The cost of recruiting outreach is likely to be one of your top line items because it’s the most time intensive. Make sure you factor in time spent by you and your team, events, email marketing, or if any portion of recruitment is outsourced to an agency.
New and/or upgraded technologies.
These are budget items that can help lessen the load like artificial intelligence tools, training for new tech, HRIS or ATS integrations, and recruitment automation. This list will include any technology that supports strategic initiatives like candidate outreach, online learning and career development, virtual platforms to support a virtual or hybrid workforce, employee self-service, and so on. As part of this process, reach out to your current technology vendors to (1) make sure you are using the most up-to-date version and (2) find out if there are new features or integrations that you’re not currently using.
Many companies adopted new technologies in 2020, from video conferencing to messaging platforms, but also virtual interviewing, candidate assessments and screening, and virtual onboarding. While these were initially used in the early days of the pandemic, retaining these technologies can help you and your team speed time to hire even when your workforce returns to a physical location.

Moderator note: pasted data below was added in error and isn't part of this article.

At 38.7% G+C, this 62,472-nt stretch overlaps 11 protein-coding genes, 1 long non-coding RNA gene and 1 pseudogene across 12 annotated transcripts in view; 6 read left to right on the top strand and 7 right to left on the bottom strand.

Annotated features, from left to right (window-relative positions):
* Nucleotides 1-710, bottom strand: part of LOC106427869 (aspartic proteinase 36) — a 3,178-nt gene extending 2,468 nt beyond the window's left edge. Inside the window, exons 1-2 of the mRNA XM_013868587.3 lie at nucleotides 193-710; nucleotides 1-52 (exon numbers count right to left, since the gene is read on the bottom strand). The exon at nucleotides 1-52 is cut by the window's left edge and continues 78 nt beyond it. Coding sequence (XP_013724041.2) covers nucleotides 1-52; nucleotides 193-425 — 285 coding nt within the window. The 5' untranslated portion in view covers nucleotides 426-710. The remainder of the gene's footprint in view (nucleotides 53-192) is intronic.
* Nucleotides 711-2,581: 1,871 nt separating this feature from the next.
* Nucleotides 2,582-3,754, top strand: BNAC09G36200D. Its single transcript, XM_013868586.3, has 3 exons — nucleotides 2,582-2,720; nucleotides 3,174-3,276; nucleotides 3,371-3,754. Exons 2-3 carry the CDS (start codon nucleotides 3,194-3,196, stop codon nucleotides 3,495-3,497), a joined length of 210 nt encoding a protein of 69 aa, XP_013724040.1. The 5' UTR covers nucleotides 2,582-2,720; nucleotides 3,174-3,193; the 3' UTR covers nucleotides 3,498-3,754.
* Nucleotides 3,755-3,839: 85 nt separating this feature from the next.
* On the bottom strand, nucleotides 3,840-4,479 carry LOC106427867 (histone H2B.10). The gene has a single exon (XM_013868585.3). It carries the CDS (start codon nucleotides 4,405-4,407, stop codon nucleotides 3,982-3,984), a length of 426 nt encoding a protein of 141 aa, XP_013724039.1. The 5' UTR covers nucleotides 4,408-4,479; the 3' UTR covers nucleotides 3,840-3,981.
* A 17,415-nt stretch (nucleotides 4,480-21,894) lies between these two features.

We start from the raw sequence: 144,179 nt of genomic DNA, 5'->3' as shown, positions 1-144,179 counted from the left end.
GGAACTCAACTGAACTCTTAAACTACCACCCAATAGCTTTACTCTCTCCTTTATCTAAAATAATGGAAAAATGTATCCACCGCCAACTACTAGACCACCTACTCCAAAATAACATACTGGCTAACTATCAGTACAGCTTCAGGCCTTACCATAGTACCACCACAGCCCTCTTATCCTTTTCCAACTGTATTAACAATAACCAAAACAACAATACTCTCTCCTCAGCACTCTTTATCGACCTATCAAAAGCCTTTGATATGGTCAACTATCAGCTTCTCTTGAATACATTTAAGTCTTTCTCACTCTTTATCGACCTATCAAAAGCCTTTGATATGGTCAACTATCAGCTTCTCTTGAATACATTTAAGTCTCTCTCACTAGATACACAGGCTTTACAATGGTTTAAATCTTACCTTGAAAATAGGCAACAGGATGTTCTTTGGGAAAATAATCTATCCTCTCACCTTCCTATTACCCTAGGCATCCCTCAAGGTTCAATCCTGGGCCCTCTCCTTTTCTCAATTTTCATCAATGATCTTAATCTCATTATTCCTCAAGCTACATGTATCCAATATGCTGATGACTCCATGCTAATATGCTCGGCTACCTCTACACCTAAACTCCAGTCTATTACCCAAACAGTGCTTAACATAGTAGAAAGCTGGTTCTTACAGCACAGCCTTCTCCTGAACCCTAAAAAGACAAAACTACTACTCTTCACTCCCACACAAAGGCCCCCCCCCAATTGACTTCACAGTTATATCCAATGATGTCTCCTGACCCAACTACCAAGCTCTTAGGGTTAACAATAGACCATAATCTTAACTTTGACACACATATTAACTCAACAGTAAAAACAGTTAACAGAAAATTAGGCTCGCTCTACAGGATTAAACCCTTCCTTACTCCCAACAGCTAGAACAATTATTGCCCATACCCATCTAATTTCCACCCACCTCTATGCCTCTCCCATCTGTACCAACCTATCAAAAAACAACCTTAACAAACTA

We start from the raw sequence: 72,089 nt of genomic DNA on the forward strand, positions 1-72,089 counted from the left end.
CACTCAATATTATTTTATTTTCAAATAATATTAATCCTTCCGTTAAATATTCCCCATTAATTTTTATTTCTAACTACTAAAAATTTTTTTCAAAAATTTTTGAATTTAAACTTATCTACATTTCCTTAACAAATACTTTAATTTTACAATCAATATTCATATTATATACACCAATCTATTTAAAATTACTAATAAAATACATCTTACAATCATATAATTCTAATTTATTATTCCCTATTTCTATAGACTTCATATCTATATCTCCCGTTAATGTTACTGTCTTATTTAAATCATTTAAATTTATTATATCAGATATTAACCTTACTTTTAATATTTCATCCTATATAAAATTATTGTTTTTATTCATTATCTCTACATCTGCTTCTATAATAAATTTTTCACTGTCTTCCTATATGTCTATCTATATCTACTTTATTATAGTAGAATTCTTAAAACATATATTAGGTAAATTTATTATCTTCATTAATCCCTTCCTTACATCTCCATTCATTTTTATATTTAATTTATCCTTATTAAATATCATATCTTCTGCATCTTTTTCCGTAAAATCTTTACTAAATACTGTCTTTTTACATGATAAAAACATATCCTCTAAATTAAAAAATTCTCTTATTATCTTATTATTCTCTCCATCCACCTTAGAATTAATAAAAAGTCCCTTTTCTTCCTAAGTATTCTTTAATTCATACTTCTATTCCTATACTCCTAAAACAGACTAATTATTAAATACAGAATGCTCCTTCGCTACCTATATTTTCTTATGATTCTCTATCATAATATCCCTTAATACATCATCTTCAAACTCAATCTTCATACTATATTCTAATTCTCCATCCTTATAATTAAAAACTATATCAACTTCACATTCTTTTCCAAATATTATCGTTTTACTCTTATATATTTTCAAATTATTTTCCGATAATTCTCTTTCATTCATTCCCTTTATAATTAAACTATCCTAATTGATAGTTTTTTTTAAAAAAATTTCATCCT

Related blog: Learn how to advance your DEI efforts with the right HR technology, platforms, and tools.
Newly created roles.
This will depend on your industry, but the pandemic created a need for full-time workers in specialty roles that monitor workplace health and safety. For example, Amazon’s Workplace Health & Safety division hires WHS Specialists (WHSS) that not only ensure OSHA guidelines are followed, but also ensures on-site temperature checks, COVID-19 testing or evaluation, and monitors guidance from federal and state agencies on safety protocols. Many companies have had occupational health and safety roles, but the additional work of monitoring employee health, contact tracing and support for vaccination events fell to HR in the early days of the pandemic.
Finally, in order to create a balanced hiring budget, forecast and strategy, it’s vital that you and your leadership team are on the same page with regards to the initiatives and expectations for organizational planning. If being able to contract and expand your workforce is vital, engaging contract or contract-to-hire candidates will be central to that initiative.
Planning for the coming year and getting the right people in the right places at the right time can be a challenge for any business. Chaotic labor markets can make HR forecasting especially difficult. The good news is that talent acquisition, HR and recruiting are more likely to have a seat at the executive table now, giving you and your team direct insight and a feedback loop for organizational goals. If you build scenario planning into your 2022 budget and forecasting, you’ll have strategies to depend on should your organization need to quickly pivot.
Topics: Recruiting Industry
Updated September 21, 2021